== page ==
The pace of the recovery in U.S. shale oil output is set to pick up steam next month as more crude-producing regions return to growth, according to the U.S. Energy Information Administration's latest drilling productivity report.
The EIA forecasts U.S. shale oil production in seven major regions will rise by a total of 80,000 barrels a day to 4.87 million barrels a day in March. This is the third month in a row the agency has projected output to rise.
The increase is nearly double the 41,000-barrels-a-day climb the agency expected for February in its last report. The EIA on Monday slightly raised its forecast for February output to 4.79 million barrels a day.
The Permian Basin in Texas and New Mexico continues to lead the recovery. The EIA sees drillers there increasing output by 70,000 barrels a day in March. The basin's geology allows drillers to produce a barrel of oil at relatively low cost.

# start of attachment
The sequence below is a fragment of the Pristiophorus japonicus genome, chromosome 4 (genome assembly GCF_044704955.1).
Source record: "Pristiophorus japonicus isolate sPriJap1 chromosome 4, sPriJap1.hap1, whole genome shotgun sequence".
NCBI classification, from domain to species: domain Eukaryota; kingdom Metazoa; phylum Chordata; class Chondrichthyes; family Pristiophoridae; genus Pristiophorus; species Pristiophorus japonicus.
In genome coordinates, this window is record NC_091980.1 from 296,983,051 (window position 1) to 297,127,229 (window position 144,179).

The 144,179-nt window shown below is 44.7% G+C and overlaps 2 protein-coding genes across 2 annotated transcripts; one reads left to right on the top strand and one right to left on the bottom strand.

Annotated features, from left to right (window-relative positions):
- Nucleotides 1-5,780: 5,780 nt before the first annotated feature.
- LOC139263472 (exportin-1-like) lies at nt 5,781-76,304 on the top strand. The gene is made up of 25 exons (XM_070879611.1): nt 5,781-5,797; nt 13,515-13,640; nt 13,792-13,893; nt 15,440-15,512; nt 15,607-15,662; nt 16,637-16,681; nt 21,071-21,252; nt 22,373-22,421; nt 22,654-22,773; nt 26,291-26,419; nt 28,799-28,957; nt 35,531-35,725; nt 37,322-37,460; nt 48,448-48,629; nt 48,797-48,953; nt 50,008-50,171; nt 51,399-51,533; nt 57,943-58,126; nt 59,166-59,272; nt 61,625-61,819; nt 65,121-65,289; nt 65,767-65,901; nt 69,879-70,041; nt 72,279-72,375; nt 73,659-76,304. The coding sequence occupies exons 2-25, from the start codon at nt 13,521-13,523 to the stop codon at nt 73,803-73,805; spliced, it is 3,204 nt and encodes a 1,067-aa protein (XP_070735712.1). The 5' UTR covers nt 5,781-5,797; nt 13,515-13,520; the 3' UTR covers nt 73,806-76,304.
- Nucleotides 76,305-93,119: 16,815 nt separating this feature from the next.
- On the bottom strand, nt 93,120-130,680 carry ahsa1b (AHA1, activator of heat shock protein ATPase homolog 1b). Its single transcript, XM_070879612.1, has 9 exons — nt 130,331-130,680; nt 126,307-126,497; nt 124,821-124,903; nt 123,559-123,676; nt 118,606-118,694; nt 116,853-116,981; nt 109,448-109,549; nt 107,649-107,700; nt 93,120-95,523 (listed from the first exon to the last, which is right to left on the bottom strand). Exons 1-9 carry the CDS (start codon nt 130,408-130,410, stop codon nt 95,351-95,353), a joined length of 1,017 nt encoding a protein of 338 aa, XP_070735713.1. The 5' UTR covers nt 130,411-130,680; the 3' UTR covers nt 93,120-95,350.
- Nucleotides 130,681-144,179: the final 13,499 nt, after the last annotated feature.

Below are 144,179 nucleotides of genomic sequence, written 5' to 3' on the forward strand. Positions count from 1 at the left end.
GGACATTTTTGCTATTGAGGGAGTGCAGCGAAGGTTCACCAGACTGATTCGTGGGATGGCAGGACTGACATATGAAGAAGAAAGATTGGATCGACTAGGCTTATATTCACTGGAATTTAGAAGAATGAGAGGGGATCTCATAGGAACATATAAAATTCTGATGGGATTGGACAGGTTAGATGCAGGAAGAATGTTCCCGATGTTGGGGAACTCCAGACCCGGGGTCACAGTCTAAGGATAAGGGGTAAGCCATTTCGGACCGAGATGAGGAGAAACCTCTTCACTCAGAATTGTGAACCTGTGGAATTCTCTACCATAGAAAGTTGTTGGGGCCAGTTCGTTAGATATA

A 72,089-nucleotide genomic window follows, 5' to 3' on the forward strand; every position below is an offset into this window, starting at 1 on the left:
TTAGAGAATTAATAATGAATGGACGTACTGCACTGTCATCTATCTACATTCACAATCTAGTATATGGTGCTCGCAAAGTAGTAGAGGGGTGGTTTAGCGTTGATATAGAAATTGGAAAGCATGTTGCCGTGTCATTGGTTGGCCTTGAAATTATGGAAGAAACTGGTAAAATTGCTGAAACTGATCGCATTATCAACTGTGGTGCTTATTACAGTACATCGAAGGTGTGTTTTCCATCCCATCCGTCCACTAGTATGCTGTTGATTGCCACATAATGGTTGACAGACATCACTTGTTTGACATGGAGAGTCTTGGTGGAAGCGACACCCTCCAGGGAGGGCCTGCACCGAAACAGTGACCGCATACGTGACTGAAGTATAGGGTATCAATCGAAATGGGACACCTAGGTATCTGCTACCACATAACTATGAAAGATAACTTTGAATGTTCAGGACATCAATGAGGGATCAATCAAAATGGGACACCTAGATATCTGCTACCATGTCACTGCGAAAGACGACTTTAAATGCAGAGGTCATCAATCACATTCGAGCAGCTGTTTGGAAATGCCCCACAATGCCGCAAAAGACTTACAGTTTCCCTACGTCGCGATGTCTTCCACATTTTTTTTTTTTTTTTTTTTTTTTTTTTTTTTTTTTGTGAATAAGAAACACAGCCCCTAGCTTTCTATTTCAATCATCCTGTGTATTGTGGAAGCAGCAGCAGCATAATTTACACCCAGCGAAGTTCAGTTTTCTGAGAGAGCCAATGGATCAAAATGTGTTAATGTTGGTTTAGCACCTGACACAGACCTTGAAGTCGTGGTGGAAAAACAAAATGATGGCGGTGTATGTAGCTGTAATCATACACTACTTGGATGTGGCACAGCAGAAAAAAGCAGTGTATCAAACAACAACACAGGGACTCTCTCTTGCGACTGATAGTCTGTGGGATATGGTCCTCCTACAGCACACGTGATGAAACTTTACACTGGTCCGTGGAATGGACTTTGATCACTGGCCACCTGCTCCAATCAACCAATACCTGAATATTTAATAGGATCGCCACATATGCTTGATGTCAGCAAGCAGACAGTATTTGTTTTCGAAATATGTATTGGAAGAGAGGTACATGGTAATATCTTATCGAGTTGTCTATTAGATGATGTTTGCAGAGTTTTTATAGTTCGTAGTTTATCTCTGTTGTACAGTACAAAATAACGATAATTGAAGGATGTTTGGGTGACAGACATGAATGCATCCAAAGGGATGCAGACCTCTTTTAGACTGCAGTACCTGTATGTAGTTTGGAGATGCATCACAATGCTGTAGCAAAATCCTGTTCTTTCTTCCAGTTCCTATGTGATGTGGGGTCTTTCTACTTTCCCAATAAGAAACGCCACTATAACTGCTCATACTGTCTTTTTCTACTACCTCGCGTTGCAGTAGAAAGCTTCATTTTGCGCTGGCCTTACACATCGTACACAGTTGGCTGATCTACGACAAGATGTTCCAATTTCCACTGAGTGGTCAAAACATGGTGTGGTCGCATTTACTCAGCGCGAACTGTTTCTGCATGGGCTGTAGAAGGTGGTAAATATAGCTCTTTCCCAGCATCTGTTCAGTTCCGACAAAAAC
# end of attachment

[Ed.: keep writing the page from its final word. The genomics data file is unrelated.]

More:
The Eagle Ford in southern Texas is seen returning to growth next month with an addition of 14,000 barrels a day. The Niobrara in the Mountain region is also expected to raise output by 15,000 barrels a day.
The anticipated gains in those regions were partially offset by a projected decline of 18,000 barrels a day in North Dakota's Bakken shale.
American shale producers rely on an expensive method of drilling called hydraulic fracturing. They inject a mixture of water, minerals and chemicals into wells at high pressure to break up shale rock and release oil and natural gas.
A more than two-year downturn in oil prices has made it difficult for many frackers to break even on production.
Oil prices have stabilized above $50 a barrel since OPEC and other crude-producing nations agreed last year to cut production by about 1.8 million barrels a day. The higher prices have made more U.S. shale drilling profitable.